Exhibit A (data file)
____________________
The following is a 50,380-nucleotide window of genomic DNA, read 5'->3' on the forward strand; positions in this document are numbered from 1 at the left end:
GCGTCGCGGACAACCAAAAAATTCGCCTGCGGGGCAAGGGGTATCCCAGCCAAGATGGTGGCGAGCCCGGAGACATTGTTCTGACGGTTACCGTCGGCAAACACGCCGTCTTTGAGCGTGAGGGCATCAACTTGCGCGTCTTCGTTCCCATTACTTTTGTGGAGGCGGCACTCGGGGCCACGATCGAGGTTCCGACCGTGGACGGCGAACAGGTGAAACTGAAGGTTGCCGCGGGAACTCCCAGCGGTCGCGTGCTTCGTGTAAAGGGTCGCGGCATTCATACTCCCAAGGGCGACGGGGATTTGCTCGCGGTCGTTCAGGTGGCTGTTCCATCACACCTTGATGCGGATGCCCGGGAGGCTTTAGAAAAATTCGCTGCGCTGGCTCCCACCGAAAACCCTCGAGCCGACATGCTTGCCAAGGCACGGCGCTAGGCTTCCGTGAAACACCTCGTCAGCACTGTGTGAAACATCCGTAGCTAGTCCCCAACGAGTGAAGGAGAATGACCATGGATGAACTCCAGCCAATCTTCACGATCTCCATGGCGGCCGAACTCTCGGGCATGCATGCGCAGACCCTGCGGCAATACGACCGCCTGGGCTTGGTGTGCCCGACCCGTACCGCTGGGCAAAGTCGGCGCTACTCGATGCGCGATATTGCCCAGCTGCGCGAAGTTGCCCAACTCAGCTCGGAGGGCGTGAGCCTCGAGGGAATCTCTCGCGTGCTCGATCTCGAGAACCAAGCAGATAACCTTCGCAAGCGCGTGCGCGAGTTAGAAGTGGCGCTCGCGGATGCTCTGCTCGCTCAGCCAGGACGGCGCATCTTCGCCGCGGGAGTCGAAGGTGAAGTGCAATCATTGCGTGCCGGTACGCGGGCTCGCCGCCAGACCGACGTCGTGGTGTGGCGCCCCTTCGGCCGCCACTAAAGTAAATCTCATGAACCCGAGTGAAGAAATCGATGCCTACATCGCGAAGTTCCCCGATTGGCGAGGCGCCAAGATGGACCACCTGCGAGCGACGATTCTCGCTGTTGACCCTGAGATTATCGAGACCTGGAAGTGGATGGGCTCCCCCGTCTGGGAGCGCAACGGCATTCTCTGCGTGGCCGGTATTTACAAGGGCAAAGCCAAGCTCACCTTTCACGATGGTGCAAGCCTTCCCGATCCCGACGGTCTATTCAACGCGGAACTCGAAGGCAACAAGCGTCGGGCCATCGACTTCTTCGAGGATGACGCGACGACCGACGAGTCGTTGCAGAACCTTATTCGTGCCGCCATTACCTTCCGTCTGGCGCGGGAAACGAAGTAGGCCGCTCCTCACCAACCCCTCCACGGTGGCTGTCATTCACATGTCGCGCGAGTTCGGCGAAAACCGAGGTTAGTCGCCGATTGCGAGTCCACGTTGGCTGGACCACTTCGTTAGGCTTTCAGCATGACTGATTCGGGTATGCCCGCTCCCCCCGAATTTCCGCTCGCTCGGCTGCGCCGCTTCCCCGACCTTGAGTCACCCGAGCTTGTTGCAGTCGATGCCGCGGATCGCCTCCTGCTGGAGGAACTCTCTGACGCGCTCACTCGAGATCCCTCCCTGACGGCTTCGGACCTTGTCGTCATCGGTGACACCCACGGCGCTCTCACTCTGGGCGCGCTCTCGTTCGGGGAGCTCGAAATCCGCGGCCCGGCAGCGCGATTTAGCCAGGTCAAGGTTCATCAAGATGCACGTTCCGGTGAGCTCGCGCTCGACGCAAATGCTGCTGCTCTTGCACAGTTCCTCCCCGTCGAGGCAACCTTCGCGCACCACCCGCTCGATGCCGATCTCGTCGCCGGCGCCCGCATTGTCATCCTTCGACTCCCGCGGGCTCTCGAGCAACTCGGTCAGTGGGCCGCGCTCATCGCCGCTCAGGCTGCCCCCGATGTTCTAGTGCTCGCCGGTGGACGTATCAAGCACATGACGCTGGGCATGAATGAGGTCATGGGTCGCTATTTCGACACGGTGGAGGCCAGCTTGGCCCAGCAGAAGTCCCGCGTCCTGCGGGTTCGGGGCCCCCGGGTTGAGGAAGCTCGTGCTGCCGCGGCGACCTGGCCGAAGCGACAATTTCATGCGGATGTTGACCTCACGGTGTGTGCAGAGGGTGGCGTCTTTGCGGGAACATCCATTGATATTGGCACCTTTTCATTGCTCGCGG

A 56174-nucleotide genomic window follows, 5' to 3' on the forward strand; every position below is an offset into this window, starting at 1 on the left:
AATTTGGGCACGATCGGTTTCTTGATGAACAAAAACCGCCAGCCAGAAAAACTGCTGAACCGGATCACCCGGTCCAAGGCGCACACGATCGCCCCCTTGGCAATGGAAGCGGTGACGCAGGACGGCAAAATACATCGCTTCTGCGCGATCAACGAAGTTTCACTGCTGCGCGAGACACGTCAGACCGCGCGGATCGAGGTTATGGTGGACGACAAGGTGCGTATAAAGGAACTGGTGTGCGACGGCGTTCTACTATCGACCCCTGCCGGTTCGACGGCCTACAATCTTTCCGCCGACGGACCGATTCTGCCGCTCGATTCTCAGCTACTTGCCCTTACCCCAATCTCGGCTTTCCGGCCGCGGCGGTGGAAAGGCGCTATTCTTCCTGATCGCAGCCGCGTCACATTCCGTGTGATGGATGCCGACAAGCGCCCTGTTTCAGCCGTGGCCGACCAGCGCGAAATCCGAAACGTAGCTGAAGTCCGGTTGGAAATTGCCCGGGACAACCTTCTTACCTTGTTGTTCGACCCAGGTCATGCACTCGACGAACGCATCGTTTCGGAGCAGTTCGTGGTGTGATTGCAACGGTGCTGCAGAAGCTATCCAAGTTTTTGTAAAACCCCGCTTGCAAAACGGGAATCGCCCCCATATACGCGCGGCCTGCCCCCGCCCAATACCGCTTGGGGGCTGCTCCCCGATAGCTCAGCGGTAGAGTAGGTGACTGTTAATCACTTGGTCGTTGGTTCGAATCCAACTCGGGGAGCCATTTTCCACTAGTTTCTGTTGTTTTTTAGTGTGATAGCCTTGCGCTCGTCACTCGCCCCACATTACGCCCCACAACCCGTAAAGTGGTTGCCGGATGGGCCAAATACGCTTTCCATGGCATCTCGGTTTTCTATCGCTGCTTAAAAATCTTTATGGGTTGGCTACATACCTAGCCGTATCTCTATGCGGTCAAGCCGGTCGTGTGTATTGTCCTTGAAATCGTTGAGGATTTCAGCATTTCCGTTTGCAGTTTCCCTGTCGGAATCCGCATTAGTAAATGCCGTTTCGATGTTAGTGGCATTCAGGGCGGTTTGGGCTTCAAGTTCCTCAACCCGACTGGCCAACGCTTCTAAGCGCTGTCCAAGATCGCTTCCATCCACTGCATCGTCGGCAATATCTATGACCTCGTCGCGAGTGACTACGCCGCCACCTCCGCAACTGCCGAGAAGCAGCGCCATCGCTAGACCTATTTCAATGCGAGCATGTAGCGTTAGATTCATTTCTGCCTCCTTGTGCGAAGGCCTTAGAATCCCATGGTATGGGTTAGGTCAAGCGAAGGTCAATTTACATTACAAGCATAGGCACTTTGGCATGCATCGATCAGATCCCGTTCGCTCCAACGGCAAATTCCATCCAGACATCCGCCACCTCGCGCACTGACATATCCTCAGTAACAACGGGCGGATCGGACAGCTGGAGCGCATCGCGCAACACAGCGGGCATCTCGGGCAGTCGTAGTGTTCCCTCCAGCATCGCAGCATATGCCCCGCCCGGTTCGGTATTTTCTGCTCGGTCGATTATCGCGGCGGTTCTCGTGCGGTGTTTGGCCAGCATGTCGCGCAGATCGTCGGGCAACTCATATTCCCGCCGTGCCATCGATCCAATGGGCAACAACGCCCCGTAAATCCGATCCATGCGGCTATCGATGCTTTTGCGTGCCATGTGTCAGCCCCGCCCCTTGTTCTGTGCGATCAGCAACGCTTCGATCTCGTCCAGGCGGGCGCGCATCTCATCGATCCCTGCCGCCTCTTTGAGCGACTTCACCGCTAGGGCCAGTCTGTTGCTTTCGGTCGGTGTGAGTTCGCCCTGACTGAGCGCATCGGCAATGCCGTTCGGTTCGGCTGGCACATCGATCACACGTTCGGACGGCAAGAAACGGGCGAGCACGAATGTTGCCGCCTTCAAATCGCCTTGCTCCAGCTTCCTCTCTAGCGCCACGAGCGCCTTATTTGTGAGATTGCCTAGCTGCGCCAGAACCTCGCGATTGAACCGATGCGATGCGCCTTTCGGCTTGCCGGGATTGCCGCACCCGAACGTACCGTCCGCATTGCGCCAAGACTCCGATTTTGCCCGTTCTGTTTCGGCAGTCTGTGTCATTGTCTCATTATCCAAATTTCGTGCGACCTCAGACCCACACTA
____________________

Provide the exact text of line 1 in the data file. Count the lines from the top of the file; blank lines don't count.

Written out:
The following is a 50,380-nucleotide window of genomic DNA, read 5'->3' on the forward strand; positions in this document are numbered from 1 at the left end: